Jude Collins

Monday, 2 November 2009

Justice and hysteria

So we’re going to have a northern version of the Ryan Report, checking out the abuses of children in Catholic (and maybe state-run) homes and institutions. Since the pursuit of child-abusers has now taken on quite a few of the trappings of a witch hunt (remember the paediatrician whose home was besieged by a mob who thought that was the same as a paedophile?), I hope (but don’t expect) that a number of factors will be weighed in the investigation:

1. A clear distinction is drawn between sexual abuse and physical abuse. Thirty, forty, fifty years ago, what we would consider physical abuse was commonplace and accepted. Part of it was the ‘clip around the ear’ that the local bobby was supposed to have administered to wayward youths, but far more prevalent was the physical punishment of children by their parents and by their teachers. I don’t suggest for an instant that it was good or even ‘didn’t do me any harm’ – I’m opposed to all physical punishment, by parents and teachers – but when uncovering institutional punishment, the tenor of the times really should be factored in, and if it isn’t, an injustice has been done.
2. The nature of any sexual abuse needs to be made clear. All sexual abuse is of course wrong, but if an adult forces a kiss on a youngster it’s a different thing from rape. Too often in newspaper accounts the degree of nastiness/vileness is obscured under a general ‘abuse’ title.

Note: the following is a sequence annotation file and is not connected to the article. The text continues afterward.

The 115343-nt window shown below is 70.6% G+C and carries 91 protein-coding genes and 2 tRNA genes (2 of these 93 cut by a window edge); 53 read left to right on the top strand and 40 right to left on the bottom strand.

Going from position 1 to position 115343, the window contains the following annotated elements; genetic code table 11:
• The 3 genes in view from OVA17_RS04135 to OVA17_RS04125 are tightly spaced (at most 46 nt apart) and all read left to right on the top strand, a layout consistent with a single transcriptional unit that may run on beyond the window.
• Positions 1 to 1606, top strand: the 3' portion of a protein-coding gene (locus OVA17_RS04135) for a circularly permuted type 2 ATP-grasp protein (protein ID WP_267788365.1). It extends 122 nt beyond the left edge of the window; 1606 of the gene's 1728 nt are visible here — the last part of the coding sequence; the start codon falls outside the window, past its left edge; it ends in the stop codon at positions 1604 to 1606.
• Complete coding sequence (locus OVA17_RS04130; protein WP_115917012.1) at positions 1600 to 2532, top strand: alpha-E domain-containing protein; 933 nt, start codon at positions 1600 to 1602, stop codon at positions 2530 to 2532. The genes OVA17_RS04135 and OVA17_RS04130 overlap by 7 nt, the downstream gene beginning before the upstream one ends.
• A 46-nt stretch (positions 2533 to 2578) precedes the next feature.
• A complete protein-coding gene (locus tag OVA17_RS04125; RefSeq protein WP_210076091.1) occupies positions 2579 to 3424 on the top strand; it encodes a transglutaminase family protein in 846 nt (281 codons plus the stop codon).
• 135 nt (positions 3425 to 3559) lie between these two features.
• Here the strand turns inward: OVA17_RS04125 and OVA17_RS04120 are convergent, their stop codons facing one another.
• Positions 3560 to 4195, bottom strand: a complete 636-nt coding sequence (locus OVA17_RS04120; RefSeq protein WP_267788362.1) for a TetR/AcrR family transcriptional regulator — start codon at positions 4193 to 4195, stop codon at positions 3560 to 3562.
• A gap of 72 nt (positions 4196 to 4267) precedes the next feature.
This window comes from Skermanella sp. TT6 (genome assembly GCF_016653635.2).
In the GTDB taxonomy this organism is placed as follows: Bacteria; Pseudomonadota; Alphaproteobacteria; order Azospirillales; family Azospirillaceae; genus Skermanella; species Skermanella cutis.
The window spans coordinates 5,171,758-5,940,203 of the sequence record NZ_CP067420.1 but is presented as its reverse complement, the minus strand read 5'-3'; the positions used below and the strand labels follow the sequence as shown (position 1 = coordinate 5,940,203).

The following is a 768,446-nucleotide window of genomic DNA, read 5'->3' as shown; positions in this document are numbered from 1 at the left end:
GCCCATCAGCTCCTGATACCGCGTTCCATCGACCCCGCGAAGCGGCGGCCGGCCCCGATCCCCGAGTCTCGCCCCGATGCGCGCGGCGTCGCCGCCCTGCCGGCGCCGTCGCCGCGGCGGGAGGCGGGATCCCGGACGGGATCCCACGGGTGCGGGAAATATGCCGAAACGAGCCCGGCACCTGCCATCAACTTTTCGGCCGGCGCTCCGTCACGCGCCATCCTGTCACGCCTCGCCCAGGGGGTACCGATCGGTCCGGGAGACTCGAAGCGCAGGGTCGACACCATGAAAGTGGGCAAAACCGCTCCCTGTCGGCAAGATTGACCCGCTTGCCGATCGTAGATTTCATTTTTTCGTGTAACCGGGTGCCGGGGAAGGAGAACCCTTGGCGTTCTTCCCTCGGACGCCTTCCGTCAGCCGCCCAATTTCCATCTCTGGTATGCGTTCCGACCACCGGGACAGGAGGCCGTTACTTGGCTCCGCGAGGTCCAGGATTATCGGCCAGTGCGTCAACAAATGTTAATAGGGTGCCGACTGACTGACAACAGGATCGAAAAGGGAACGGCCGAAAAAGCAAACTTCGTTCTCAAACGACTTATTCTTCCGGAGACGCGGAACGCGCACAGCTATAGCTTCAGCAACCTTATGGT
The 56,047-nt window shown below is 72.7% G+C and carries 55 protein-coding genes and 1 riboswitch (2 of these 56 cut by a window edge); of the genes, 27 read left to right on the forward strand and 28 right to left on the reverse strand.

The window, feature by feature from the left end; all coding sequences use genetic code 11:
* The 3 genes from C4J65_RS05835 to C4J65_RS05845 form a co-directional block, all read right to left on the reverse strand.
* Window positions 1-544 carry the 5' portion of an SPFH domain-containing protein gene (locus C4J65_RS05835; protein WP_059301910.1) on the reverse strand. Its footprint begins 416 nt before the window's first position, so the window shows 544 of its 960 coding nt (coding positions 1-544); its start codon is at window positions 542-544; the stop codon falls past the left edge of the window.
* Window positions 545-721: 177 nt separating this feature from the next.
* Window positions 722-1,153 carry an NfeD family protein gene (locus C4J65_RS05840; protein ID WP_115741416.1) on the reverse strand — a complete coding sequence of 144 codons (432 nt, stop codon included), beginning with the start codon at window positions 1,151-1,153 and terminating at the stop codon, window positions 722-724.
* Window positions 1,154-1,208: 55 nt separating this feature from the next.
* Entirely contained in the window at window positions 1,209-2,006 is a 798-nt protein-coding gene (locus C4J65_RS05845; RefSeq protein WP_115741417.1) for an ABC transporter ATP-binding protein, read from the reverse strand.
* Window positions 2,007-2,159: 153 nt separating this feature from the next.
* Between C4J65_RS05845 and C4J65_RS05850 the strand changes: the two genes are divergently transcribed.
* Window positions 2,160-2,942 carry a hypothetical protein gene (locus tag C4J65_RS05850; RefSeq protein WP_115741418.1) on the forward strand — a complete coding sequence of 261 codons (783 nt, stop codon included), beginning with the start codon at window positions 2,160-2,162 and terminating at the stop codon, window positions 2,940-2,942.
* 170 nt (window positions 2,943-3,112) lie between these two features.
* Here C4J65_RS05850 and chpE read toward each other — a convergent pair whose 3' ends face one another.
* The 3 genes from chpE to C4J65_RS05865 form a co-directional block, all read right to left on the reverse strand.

3. The nature of the evidence for abuse, both physical and sexual, should be made clear. If it is the testimony of those who suffered or say they suffered, is there sufficient triangulation of testimony so that conclusions of guilt are firmly founded?
4. The fact that charges of physical and/or sexual misconduct by adults against children are not always truthful – those who claim to be victims can and sometimes do lie. The evidence gathered by teachers’ unions show this. The unions also make clear – as if it were necessary – that once someone is tarred with the charge of paodophile or physical abuser, it’s uncommonly difficult to get rid of it, regardless of findings in the courts or elsewhere.
5. Finally, the cruelty of sexual or physical crimes against children by some members of religious orders should be set alongside the heroic and selfless work of all those members of orders who gave their lives to helping children. It’s a poor recognition of their sacrifice if the witch-hunt sweeps them up in its hysteria. The guilty should be punished, the innocent spared and the heroic acknowledged.

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